Nineteenth- and early twentieth-century descriptions of human anatomy paid considerable attention to anatomical variation. Although variations in the paths of nerves and blood vessels that can pose problems for surgery have retained a place in contemporary textbooks, descriptions of variations in muscles and tendons are often neglected. Though these may appear esoteric and of little relevance among the general population, they can be highly significant for those who must carry out skilled movements that lie close to the limit of what is physically possible. In some individuals, certain muscles or tendons may be absent entirely, or their form or attachments may differ from the norm. For example, the flexor digitorum superficialis tendon to the little finger is missing in about 5% of hands (Miller et al. 2003). The intrinsic muscles of the hand make a major contribution to finger dexterity and the independence of finger movement, so it is particularly significant that variation is frequently observed in the attachments of the lumbricals (Fig. 1). These muscles allow the two terminal (interphalangeal) joints of the fingers to be straightened while the knuckle (metacarpo-phalangeal) joint is flexed. As many as 50% of hands do not show the ‘standard’ pattern (Mehta & Gardner, 1961; Perkins & Hast, 1993). In up to one-third of hands, the tendon of the third lumbrical divides to insert into both the ring and the middle fingers (Fig. 1A), whereas in a small number of cases there is no lumbrical insertion on the little finger at all. Therefore, regardless of the degree of training, not all musicians are capable of the same finger movements. Some practical examples of the problems this produces for pianists and how they be overcome are discussed by Beauchamp (2003b,c).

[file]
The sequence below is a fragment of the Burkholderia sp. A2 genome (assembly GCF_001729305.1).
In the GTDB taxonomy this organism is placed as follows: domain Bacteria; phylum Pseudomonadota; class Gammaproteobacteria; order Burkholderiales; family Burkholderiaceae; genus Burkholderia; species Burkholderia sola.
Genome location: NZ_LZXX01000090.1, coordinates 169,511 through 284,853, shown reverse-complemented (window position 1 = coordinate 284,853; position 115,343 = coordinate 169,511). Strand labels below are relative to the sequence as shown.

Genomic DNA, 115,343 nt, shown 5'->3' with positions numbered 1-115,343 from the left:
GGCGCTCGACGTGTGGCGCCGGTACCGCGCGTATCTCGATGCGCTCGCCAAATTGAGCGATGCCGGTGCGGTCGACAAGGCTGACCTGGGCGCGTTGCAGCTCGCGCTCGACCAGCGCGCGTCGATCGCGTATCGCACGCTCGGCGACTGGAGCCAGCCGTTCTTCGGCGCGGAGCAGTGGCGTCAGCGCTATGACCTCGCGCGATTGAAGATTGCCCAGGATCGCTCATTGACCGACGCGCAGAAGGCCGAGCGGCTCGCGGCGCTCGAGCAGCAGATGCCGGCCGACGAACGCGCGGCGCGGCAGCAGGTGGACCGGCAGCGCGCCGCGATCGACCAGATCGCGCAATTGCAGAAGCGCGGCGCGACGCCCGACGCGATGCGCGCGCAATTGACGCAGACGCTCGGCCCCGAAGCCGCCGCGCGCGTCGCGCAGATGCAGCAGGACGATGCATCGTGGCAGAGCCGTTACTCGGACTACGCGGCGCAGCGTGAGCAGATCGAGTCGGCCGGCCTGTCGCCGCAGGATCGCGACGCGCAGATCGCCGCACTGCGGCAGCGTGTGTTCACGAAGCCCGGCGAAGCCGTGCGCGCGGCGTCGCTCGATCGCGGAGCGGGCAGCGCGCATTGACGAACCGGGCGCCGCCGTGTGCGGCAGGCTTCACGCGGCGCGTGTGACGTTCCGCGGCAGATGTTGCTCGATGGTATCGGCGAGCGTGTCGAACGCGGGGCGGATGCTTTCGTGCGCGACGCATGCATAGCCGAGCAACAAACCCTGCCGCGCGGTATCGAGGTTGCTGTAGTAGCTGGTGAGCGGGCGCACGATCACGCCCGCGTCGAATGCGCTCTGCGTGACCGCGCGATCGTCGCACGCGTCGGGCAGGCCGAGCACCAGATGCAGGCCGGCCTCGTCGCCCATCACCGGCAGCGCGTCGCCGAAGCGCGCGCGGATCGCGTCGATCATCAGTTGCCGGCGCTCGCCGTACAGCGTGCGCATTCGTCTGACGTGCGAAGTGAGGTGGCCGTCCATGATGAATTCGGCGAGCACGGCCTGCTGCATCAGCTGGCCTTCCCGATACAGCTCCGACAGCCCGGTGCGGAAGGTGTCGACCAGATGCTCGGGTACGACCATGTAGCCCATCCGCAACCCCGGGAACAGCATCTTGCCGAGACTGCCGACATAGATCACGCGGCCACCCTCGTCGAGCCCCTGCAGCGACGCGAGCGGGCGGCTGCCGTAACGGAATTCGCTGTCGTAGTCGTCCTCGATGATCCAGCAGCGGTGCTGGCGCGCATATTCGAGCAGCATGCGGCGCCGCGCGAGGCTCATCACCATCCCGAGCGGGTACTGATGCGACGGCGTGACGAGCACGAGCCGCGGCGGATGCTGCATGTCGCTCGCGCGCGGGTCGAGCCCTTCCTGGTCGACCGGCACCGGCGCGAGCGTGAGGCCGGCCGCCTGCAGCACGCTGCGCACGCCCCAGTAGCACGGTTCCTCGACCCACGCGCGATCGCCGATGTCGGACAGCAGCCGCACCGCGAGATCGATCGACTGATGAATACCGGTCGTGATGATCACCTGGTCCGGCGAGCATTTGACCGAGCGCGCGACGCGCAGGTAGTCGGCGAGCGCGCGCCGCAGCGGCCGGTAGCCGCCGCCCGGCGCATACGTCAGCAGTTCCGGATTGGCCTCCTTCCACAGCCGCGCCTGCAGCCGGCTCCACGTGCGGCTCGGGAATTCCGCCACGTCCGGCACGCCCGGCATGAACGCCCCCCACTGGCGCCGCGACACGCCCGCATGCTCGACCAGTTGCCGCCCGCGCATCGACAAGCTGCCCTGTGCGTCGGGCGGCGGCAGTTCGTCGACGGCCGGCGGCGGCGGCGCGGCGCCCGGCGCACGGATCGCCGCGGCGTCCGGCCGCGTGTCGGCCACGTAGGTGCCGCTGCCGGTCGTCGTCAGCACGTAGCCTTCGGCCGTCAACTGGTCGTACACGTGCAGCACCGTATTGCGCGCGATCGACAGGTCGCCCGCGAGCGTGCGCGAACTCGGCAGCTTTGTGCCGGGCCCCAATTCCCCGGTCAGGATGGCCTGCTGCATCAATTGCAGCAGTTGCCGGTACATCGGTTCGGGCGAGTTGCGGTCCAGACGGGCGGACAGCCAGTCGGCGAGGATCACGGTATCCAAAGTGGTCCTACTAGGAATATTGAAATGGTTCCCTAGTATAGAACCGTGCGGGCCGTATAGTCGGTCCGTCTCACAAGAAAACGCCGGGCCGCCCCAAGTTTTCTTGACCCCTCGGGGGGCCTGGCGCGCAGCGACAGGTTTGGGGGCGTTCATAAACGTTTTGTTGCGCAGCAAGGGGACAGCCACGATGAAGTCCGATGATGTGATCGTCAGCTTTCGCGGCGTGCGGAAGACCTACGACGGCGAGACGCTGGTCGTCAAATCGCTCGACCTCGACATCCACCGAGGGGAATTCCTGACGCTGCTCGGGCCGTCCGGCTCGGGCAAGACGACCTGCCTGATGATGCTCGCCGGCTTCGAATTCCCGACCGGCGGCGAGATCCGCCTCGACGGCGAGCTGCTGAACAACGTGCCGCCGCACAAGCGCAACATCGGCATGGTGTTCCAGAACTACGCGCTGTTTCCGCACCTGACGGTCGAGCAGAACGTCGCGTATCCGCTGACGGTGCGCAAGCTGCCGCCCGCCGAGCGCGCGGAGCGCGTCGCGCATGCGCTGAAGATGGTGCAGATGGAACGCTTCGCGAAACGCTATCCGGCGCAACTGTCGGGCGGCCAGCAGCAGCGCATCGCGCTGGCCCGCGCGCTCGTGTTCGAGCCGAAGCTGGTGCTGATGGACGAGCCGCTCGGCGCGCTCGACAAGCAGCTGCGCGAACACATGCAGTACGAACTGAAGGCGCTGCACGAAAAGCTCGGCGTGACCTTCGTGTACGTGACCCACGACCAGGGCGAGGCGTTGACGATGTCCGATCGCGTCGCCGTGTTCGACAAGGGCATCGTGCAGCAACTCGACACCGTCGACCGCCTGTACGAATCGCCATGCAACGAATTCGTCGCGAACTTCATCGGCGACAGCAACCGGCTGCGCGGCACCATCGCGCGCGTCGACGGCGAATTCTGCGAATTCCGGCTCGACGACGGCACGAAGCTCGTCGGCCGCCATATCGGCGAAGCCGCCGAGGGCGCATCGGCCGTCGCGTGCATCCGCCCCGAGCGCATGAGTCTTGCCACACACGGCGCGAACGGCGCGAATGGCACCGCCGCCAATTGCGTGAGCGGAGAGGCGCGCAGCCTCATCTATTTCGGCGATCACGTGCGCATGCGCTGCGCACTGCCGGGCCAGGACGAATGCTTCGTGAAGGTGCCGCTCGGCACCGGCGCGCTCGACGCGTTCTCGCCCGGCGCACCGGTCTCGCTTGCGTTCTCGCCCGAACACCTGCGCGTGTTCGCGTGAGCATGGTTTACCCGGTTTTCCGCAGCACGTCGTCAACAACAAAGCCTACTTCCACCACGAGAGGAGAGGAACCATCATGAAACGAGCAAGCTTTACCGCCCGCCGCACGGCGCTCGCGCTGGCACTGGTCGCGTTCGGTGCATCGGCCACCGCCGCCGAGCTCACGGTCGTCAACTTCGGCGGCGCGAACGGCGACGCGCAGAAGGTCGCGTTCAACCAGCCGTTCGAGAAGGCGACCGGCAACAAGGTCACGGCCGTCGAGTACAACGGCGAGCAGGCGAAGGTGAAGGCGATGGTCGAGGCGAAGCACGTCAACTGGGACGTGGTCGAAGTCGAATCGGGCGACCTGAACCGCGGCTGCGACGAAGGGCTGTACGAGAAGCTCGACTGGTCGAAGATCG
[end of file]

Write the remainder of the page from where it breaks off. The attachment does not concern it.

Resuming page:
Connections between tendons running to different fingers are a significant feature of the hand. The best known example of this is the extensive pattern of linkages between the tendons of the common extensor muscle of the fingers, which create particular problems for independent extension of the ring finger. In addition, the tendon of extensor digiti minimi, which is usually entirely separate, is sometimes connected to the common extensor tendon of the little finger (Allieu et al. 1998) This makes it impossible to straighten this digit when the others are flexed. In one study, this anomaly was found in 18% of individuals examined while in a further 34%, the extensor digiti minimi was absent entirely (Baker et al. 1981). What is less well appreciated is that within the carpal tunnel, extensive connections often exist between the tendons of the deep flexor muscle of the fingers (Leijnse et al. 1997). These are either fine tendinous linkages or adherent sheets of tenosynovium, both of which may be very resistant to stretch. The tension put on these structures during playing makes them potential sites of pain and inflammation. Some attempt has been made to model the effect of such tendon linkages mathematically in the hope that this may ultimately help to identify which finger exercises are capable of improving performance and which are either useless or potentially damaging (Leijnse et al. 1992, 1993). For example, attempts to develop the ability to raise the ring finger as high as the others despite the restrictions imposed by tendon linkages may be a common source of injury (Brown, 2000). One reason why the small intrinsic muscles are so important for hand dexterity is that they can be controlled individually to a considerable degree. Based on a knowledge of their anatomy and functional roles, strategies involving these muscles have been proposed by some piano teachers to minimize the impact of the limitations imposed by tendon linkages (Beauchamp, 2003a).